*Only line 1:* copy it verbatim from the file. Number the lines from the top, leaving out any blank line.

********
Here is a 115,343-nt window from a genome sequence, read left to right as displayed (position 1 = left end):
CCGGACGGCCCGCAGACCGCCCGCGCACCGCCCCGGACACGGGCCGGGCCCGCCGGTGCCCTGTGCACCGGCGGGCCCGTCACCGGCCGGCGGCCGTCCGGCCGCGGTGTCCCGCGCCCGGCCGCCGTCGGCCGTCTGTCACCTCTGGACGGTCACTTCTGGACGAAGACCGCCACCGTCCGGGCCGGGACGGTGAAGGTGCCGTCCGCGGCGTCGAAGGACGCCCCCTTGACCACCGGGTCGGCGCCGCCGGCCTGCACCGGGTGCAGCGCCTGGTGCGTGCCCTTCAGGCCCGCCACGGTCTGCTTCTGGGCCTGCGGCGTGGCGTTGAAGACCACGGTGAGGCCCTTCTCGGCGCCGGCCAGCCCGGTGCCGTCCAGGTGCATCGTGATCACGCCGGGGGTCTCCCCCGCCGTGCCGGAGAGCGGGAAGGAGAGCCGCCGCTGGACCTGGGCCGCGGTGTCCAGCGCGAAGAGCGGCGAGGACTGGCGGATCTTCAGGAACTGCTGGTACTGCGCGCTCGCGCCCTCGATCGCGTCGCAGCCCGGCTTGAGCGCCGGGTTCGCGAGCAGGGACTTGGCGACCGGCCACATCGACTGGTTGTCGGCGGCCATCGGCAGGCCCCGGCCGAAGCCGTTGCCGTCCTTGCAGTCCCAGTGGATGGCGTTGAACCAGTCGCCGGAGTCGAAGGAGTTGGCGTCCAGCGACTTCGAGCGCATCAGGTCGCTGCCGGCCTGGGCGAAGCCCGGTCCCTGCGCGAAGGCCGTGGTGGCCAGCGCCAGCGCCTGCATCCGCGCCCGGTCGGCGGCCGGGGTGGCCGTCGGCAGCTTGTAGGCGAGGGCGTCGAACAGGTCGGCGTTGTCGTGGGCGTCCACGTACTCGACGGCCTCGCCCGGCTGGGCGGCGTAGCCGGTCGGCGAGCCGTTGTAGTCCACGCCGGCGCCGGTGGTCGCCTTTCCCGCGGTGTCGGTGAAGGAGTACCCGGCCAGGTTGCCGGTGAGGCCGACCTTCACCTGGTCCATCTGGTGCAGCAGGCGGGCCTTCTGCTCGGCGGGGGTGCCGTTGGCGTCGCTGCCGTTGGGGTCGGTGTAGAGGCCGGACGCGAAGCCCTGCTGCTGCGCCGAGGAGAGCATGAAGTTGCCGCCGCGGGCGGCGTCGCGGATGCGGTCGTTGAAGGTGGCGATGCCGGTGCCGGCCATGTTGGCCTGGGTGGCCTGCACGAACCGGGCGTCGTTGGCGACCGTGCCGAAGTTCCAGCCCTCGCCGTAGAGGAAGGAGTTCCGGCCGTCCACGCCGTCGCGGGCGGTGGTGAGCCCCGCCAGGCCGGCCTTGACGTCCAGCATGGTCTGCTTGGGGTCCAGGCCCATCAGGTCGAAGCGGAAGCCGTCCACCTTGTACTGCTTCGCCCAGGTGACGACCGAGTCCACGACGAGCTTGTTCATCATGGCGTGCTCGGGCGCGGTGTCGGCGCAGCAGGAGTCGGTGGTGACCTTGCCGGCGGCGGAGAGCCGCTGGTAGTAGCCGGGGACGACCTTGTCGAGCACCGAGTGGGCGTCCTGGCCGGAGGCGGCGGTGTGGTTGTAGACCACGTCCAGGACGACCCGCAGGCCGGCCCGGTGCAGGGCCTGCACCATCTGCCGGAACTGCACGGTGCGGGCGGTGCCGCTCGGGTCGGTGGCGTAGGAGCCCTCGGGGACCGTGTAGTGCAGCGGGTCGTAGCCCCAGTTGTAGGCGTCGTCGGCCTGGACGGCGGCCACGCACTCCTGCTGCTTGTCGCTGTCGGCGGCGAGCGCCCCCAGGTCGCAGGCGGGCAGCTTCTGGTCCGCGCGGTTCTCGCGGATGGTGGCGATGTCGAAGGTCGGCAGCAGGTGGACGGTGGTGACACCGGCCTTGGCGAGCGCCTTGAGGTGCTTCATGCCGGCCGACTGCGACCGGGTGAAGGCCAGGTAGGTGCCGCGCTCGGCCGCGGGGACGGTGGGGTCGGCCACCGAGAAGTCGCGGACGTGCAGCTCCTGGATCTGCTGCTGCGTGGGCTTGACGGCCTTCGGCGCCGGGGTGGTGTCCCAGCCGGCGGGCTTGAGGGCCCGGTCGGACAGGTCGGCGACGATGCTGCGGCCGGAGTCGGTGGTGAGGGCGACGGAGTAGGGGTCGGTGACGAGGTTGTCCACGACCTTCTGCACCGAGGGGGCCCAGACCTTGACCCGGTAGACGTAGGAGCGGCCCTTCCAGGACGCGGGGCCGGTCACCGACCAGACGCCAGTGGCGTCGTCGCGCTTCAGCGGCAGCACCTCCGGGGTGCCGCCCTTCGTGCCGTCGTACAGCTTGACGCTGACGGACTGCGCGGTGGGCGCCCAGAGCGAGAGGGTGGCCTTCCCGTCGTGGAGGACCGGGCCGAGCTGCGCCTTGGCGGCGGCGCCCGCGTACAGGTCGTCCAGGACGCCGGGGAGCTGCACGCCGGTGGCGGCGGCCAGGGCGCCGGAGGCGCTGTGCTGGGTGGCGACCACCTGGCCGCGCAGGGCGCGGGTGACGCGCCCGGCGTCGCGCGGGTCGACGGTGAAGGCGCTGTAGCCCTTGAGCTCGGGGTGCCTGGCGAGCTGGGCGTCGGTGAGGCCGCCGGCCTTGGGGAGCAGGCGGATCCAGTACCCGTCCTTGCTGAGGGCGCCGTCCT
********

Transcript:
Here is a 115,343-nt window from a genome sequence, read left to right as displayed (position 1 = left end):